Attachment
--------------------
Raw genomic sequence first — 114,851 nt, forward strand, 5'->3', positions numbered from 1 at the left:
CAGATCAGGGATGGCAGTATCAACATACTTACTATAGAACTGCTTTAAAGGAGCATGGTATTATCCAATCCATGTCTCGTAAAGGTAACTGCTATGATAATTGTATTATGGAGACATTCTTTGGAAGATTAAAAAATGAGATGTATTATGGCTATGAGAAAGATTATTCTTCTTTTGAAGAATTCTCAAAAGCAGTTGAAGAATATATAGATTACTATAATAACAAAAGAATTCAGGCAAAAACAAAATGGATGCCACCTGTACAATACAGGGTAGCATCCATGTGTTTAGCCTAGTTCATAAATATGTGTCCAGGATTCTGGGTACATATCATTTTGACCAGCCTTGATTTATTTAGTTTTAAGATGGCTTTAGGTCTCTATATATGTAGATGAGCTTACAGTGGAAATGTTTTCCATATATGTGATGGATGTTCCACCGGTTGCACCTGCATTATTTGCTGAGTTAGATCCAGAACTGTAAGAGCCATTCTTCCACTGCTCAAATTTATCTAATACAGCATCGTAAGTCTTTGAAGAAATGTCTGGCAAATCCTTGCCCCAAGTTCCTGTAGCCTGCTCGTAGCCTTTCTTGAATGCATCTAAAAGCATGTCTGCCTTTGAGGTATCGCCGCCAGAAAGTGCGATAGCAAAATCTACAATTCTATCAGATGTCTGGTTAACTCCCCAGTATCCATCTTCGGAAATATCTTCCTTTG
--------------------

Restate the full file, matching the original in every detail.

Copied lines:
Raw genomic sequence first — 114,851 nt, forward strand, 5'->3', positions numbered from 1 at the left:
CAGATCAGGGATGGCAGTATCAACATACTTACTATAGAACTGCTTTAAAGGAGCATGGTATTATCCAATCCATGTCTCGTAAAGGTAACTGCTATGATAATTGTATTATGGAGACATTCTTTGGAAGATTAAAAAATGAGATGTATTATGGCTATGAGAAAGATTATTCTTCTTTTGAAGAATTCTCAAAAGCAGTTGAAGAATATATAGATTACTATAATAACAAAAGAATTCAGGCAAAAACAAAATGGATGCCACCTGTACAATACAGGGTAGCATCCATGTGTTTAGCCTAGTTCATAAATATGTGTCCAGGATTCTGGGTACATATCATTTTGACCAGCCTTGATTTATTTAGTTTTAAGATGGCTTTAGGTCTCTATATATGTAGATGAGCTTACAGTGGAAATGTTTTCCATATATGTGATGGATGTTCCACCGGTTGCACCTGCATTATTTGCTGAGTTAGATCCAGAACTGTAAGAGCCATTCTTCCACTGCTCAAATTTATCTAATACAGCATCGTAAGTCTTTGAAGAAATGTCTGGCAAATCCTTGCCCCAAGTTCCTGTAGCCTGCTCGTAGCCTTTCTTGAATGCATCTAAAAGCATGTCTGCCTTTGAGGTATCGCCGCCAGAAAGTGCGATAGCAAAATCTACAATTCTATCAGATGTCTGGTTAACTCCCCAGTATCCATCTTCGGAAATATCTTCCTTTG